Kazakhstan authorities to ban unofficial information in media
11.09.12 17:11 By Zhanna Ulyanova, edited by Karina Ayvazova
The new initiative comes after series of emergency situations in Kazakhstan, including an earthquake and terror acts Photo: ITAR-TASS
The authorities of the Central Asian republic of Kazakhstan are setting new rules for warning the population through media in case of emergencies. At a governmental meeting on Tuesday the state's culture minister, Darkhan Mynbai, said that his ministry "is taking measures to ban alternative information via TV, newspapers and the Internet."
The Culture Ministry will agree with state-run media to ban "unofficial" sources of "negative interpretation of official information" during emergency situations.
Mynbai says that "it is impossible to publish information which casts doubts on official data, competence of a speaker, or urges people to do something."
The minister admitted that it would be much more difficult to agree on this issue with independent media, which are mostly controlled by the tycoon Mukhtar Ablyazov, who is currently hiding from Kazakh authorities in London.
The new initiative is explained by the fact that media sources in Kazakhstan are, from now on, tools for warning the population during emergencies so "no rumors are allowed."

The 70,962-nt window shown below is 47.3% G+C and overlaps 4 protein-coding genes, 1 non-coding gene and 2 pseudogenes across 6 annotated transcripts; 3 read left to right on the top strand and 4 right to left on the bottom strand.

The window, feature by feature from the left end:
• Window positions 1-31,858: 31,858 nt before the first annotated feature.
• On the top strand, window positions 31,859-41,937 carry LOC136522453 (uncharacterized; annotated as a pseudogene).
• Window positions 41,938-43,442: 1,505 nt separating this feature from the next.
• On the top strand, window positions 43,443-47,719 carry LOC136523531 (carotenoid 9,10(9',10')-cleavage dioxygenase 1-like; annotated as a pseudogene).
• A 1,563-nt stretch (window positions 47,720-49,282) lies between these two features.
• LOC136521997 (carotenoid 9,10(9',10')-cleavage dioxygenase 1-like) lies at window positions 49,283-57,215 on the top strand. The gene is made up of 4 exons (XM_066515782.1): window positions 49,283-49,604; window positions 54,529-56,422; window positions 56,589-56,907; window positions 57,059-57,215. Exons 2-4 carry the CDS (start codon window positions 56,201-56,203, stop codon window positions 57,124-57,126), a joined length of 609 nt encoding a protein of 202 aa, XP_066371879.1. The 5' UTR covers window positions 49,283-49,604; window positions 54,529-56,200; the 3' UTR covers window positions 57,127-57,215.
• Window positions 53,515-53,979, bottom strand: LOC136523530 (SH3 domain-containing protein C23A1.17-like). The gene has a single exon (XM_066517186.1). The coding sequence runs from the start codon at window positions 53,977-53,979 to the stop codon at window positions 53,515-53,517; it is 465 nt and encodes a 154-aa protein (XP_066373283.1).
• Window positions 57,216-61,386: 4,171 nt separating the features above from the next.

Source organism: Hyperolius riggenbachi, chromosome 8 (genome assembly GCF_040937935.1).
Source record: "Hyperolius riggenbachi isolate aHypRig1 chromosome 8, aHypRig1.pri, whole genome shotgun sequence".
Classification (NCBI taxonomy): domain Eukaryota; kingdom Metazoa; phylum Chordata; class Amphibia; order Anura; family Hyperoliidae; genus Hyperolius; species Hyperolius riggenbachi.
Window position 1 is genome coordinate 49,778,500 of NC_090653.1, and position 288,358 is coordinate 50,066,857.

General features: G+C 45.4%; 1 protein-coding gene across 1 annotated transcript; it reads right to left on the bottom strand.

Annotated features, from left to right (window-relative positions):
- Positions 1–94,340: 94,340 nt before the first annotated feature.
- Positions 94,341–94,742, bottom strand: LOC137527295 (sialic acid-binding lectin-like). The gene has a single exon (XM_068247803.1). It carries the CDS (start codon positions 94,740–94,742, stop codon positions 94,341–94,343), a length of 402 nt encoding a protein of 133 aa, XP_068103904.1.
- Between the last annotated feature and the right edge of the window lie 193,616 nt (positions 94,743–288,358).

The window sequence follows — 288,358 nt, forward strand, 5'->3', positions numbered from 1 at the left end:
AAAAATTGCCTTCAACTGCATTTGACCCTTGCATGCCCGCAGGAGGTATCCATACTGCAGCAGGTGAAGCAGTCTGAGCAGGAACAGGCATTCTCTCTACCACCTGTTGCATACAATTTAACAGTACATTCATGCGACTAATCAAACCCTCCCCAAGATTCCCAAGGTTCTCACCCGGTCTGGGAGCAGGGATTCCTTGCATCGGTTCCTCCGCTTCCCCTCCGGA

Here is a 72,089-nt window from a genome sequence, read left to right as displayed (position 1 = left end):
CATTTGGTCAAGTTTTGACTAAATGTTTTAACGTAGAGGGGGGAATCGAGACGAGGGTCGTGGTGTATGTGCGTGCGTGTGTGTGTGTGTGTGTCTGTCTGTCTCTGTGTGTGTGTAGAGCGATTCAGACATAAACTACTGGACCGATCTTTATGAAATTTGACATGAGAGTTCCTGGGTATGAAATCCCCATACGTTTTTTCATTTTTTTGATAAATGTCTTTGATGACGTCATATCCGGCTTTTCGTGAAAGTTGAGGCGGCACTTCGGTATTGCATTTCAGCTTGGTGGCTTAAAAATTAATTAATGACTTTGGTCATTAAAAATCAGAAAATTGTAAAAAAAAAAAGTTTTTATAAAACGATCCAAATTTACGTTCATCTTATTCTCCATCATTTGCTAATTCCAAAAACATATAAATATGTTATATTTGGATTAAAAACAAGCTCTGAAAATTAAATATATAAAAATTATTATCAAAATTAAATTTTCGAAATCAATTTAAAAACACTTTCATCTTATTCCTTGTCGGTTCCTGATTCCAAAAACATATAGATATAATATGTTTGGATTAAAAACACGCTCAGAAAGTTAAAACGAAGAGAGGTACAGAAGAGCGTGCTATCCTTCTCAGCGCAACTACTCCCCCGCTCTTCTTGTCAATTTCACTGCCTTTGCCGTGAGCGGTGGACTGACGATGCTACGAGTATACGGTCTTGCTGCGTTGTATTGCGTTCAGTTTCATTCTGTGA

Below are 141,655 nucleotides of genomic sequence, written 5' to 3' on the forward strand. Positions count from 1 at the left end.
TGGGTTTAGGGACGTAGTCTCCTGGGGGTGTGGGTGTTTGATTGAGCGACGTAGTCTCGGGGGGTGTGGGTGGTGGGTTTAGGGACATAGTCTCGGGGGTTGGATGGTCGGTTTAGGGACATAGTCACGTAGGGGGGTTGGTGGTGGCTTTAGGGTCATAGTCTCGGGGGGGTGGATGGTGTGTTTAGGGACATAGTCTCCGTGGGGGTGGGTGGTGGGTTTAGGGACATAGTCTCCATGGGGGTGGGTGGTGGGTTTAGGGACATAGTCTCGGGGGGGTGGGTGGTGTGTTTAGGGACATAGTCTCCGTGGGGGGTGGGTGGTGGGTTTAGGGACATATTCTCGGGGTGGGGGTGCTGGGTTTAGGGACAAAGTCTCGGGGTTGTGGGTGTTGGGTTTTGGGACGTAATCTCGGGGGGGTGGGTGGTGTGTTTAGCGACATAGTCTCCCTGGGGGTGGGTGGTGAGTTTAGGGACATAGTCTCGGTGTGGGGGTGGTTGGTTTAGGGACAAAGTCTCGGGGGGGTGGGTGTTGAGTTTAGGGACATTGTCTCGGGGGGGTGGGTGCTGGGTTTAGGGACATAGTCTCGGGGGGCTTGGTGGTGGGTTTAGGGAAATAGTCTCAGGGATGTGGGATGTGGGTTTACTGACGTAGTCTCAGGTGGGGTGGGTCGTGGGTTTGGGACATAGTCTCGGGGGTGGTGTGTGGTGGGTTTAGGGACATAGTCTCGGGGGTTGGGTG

"People will only get official information, confirmed by state officials or institutions. This information will be handed over to state-run media," Mynbai said.
"The ban on using unofficial sources is explained to us by the reform of the emergency situations ministry, at least that is what we are told," Oksana Okushko from the independent newspaper "Republic" said to Gazeta.ru. The ban is partly caused by recent news reports from when earthquakes hit in 2011 and about the workers who were killed in Zhanaozen."
Okushko recalls that the editors of the newspaper tried to receive official information on May 1, 2011 about the earthquake which hit the country. "Anxiety could then be felt on the social networks and in the streets. We called everyone who could give us some official data, but the authorities informed people about what had happened only in the evening," Okushko recalls. "By that time people had left their homes with their stuff because there were rumors about new waves of earthquakes."
Kazakh human rights defenders think that the new initiative to ban unofficial information about emergency situations in media might even worsen panic.
"The lack of alternative information will lead to awful rumors which are not impossible for media," Tamara Kaleeva from "Adil soz" human rights watchdog. "This new law will lead to even more exaggerated rumors and panic."
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